This opinion will be unpublished and

may not be cited except as provided by

Minn. Stat. § 480A.08, subd. 3 (2006).







State of Minnesota,





Sheila Kay Knaffla,

Respondent (A06-1512),


Keith Jerome Ferguson,

Respondent (A06-1513).



Filed March 20, 2007


Halbrooks, Judge

Concurring specially, Ross, Judge



Lake County District Court

File Nos. 38-CR-05-505, 38-CR-05-504



Lori Swanson, Attorney General, 1800 Bremer Tower, 445 Minnesota Street, St. Paul, MN  55101; and


Russell Conrow, Lake County Attorney, 601 3rd Avenue, Two Harbors, MN 55616 (for appellant)


Mary M. McMahon, McMahon & Associates Criminal Defense, Ltd., 2499 Rice Street, Suite 140, Roseville, MN 55113 (for respondent Knaffla)


Richard S. Eskola, 3989 Central Avenue Northeast, Suite 600, Columbia Heights, MN 55421 (for respondent Ferguson)


            Considered and decided by Halbrooks, Presiding Judge; Ross, Judge; and Crippen, Judge.*

U N P U B L I S H E D   O P I N I O N


Appellant State of Minnesota challenges the district court’s pretrial order granting respondents’ motions to suppress evidence and dismissing all charges against them, arguing that law enforcement had reasonable articulable suspicion to justify two different vehicle stops and warrantless searches.  We conclude that law enforcement’s initial stop of respondent Sheila Kay Knaffla on June 2, 2005 was unlawful, and, therefore, all of the evidence obtained thereafter is inadmissible.  We also conclude that the September 26, 2005 stop was unlawful.  Therefore, the district court did not err by suppressing the evidence and dismissing the charges.  We affirm.


In March 2005, law enforcement received information from confidential reliable sources indicating that respondent Keith Ferguson regularly drove a white Jeep Cherokee to Cook County and Lake County in the early morning hours to sell methamphetamine.  The sources stated that Ferguson carried the drugs in his glove compartment and identified the locations of residences that Ferguson was believed to deliver to on a regular basis.  Those residences included a home in Finland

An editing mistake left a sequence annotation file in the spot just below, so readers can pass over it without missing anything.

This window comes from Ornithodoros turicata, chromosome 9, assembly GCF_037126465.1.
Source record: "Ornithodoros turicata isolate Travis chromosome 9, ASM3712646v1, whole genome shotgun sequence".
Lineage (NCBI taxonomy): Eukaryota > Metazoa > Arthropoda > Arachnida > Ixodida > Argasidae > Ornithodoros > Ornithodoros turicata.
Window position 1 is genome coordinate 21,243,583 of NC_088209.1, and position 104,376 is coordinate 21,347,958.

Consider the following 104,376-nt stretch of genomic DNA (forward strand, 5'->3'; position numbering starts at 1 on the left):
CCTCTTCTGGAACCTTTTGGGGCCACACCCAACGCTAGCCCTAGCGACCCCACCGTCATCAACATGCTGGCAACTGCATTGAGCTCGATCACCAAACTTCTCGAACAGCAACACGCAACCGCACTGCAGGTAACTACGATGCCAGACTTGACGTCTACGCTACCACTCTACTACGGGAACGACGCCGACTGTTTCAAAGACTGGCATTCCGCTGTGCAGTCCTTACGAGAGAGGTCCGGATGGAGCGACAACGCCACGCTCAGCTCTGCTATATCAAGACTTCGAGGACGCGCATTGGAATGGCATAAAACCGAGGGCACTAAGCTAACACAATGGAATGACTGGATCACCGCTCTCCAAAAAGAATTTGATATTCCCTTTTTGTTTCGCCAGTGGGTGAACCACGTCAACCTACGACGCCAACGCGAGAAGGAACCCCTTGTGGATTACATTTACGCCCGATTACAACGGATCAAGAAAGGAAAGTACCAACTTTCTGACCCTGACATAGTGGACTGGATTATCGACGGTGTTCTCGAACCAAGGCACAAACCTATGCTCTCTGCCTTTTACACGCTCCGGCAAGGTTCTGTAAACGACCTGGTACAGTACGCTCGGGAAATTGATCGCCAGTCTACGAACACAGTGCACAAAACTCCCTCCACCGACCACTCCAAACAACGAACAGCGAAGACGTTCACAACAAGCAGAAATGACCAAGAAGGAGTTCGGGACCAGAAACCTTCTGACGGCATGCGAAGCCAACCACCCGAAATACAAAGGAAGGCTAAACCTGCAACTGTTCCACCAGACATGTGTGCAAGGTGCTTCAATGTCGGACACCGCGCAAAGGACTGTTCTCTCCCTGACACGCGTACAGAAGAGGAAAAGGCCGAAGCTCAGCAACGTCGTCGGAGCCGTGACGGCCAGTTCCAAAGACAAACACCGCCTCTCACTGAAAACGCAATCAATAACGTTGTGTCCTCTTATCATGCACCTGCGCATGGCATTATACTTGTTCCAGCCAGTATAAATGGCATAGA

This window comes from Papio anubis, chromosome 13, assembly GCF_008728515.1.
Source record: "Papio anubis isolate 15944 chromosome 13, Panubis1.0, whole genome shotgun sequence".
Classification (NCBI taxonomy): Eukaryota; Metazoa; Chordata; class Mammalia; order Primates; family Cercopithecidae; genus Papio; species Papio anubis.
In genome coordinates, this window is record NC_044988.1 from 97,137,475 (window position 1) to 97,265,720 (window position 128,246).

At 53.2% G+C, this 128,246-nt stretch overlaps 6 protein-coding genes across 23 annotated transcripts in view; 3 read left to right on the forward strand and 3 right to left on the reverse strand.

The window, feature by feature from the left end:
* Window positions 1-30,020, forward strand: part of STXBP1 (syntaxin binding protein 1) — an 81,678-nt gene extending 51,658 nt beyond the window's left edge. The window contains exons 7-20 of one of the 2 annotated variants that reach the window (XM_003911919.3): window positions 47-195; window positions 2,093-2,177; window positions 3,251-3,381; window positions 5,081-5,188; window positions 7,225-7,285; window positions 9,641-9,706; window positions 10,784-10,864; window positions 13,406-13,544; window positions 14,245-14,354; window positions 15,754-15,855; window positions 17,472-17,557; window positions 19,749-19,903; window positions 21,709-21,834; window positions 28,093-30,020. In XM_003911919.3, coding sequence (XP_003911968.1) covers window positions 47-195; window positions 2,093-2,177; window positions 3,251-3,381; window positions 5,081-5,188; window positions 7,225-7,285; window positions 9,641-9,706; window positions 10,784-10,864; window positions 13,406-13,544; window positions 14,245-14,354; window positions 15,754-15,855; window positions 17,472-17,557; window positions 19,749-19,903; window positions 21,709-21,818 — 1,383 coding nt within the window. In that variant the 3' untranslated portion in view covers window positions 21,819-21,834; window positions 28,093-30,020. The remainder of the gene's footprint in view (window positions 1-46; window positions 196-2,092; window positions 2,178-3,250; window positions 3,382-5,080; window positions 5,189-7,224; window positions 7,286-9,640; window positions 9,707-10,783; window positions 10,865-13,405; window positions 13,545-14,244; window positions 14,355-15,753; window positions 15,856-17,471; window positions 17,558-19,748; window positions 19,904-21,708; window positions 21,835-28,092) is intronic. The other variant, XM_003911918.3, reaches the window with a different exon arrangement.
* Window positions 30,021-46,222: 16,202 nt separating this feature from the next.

In April and May 2005, police conducted surveillance of Ferguson.  In connection with this surveillance, Lake County Sheriff’s Deputy Richard DeRosier prepared an affidavit in support of an application for a search warrant for the Finland residence, the owners of that residence, and a vehicle registered to them.  But that search-warrant application was never signed or presented to the district court for a determination of probable cause.

On the afternoon of June 2, 2005, Deputy DeRosier was driving south on Highway 61 when he passed a vehicle that he believed to be Ferguson’s Jeep that was headed north on 61.  Deputy DeRosier contacted Lake County Sheriff’s Deputy Nathan Stadler and asked him to stop the vehicle.  Stadler did so.  It is undisputed that the Jeep was not stopped as a result of any traffic violation committed by the driver. 

Deputy DeRosier quickly arrived on the scene and found that Knaffla was the only person in the vehicle.  Deputy DeRosier immediately asked Knaffla to sit in his squad car to talk to him.  She was not read her Miranda rights.  Some time after Knaffla and Deputy DeRosier began talking in the squad car, Deputy DeRosier began recording their conversation.  Thus, part of the conversation is unrecorded.  Deputy DeRosier told Knaffla that she was not under arrest, but he stated that the police were looking for Ferguson and that they believed that the Jeep contained methamphetamine. 

Knaffla denied having knowledge of anything in the Jeep other than her belongings, but at some point, she reached into her pocket and produced a “one-hitter” used for smoking marijuana and admitted to “smoking pot.”  Deputy DeRosier believed that Knaffla knew the residents of the Finland home, and he also knew that Knaffla had lived there for a while.  Based on that information, Deputy DeRosier asked Knaffla, “How much meth is there back at the [Finland residence]?  The search warrant’s already typed up.”  Knaffla responded that she was no longer staying there. 

Knaffla told Deputy DeRosier that Ferguson had loaned her the Jeep because her vehicle was inoperable.  She also asked to go home.  Deputy DeRosier told Knaffla that he wanted to release her but that he first needed to search the Jeep.  The deputies then transported Knaffla and the Jeep to the sheriff’s office.  Once there, Knaffla asked to see the search warrant that Deputy DeRosier had referred to.  Deputy DeRosier stated in response that he did not have it with him.  When Knaffla asked Deputy DeRosier if she could get her purse out of the Jeep, he said that he first needed to look at it.